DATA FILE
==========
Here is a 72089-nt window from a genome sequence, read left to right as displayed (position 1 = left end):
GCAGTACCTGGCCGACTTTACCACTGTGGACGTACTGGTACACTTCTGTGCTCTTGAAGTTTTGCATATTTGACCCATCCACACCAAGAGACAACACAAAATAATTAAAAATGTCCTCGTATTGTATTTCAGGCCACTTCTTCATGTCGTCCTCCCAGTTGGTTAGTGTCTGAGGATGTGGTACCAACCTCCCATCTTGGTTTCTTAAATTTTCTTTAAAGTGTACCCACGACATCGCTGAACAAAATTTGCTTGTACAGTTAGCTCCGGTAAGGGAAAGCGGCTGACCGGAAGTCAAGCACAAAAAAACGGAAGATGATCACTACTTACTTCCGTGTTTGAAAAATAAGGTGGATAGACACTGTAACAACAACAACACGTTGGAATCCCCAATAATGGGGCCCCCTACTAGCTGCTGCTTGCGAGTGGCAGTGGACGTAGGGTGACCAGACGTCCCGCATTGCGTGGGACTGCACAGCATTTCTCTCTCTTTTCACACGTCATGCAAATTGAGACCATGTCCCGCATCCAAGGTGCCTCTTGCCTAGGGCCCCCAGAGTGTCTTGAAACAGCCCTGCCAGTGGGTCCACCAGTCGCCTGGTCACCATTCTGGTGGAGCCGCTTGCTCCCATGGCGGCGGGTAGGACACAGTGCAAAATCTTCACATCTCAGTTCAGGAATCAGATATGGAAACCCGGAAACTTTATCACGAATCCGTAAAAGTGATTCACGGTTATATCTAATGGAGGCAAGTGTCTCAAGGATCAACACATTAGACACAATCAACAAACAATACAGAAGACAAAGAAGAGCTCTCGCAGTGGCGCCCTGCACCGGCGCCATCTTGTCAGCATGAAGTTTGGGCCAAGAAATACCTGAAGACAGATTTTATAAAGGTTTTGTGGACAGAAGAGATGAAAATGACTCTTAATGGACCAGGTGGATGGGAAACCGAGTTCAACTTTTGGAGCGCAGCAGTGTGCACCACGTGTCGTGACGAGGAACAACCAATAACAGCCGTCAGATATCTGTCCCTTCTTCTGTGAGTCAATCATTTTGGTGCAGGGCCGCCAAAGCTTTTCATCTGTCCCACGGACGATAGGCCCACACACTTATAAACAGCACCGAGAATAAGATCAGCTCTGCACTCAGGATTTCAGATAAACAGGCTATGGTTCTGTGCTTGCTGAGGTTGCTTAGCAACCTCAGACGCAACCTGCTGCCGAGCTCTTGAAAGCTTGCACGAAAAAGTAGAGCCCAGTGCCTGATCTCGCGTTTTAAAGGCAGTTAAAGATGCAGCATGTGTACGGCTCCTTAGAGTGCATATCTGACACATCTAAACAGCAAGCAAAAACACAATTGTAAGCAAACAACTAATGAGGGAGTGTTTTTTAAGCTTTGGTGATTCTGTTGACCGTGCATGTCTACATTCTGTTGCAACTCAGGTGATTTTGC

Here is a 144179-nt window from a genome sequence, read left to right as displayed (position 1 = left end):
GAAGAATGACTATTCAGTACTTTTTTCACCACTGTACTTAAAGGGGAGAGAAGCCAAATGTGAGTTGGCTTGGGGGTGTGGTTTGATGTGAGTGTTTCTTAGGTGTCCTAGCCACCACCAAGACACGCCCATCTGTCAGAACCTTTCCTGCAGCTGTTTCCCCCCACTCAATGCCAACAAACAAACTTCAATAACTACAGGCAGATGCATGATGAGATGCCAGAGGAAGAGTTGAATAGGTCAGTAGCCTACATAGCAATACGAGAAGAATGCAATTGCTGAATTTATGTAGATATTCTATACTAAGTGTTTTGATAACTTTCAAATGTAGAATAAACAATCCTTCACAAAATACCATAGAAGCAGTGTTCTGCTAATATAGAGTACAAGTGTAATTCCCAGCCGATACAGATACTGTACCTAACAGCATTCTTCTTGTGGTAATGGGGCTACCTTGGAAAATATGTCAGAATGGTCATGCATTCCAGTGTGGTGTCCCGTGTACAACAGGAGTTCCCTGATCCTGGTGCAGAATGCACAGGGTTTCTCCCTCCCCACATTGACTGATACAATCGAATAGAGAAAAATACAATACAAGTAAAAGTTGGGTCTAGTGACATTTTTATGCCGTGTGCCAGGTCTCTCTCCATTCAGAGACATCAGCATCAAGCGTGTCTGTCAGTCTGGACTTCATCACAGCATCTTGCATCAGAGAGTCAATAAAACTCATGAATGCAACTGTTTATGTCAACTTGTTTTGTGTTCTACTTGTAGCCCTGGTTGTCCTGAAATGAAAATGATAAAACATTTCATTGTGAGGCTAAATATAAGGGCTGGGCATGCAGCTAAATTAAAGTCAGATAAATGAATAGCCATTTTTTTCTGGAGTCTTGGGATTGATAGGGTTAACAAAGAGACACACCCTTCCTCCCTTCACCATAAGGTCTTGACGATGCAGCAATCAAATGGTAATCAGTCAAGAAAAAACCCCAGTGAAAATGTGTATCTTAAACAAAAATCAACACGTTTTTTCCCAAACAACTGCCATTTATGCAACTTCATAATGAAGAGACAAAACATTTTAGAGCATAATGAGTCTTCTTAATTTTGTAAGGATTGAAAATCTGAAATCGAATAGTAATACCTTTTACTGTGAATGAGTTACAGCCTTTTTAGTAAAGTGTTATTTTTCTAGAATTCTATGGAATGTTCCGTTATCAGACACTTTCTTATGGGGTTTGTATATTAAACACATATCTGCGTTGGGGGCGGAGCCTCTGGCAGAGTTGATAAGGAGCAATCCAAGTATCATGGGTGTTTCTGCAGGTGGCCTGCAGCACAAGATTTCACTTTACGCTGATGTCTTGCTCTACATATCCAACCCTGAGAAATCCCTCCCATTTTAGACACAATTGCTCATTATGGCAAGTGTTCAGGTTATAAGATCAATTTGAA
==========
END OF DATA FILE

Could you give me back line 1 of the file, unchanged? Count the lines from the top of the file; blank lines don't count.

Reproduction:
Here is a 72089-nt window from a genome sequence, read left to right as displayed (position 1 = left end):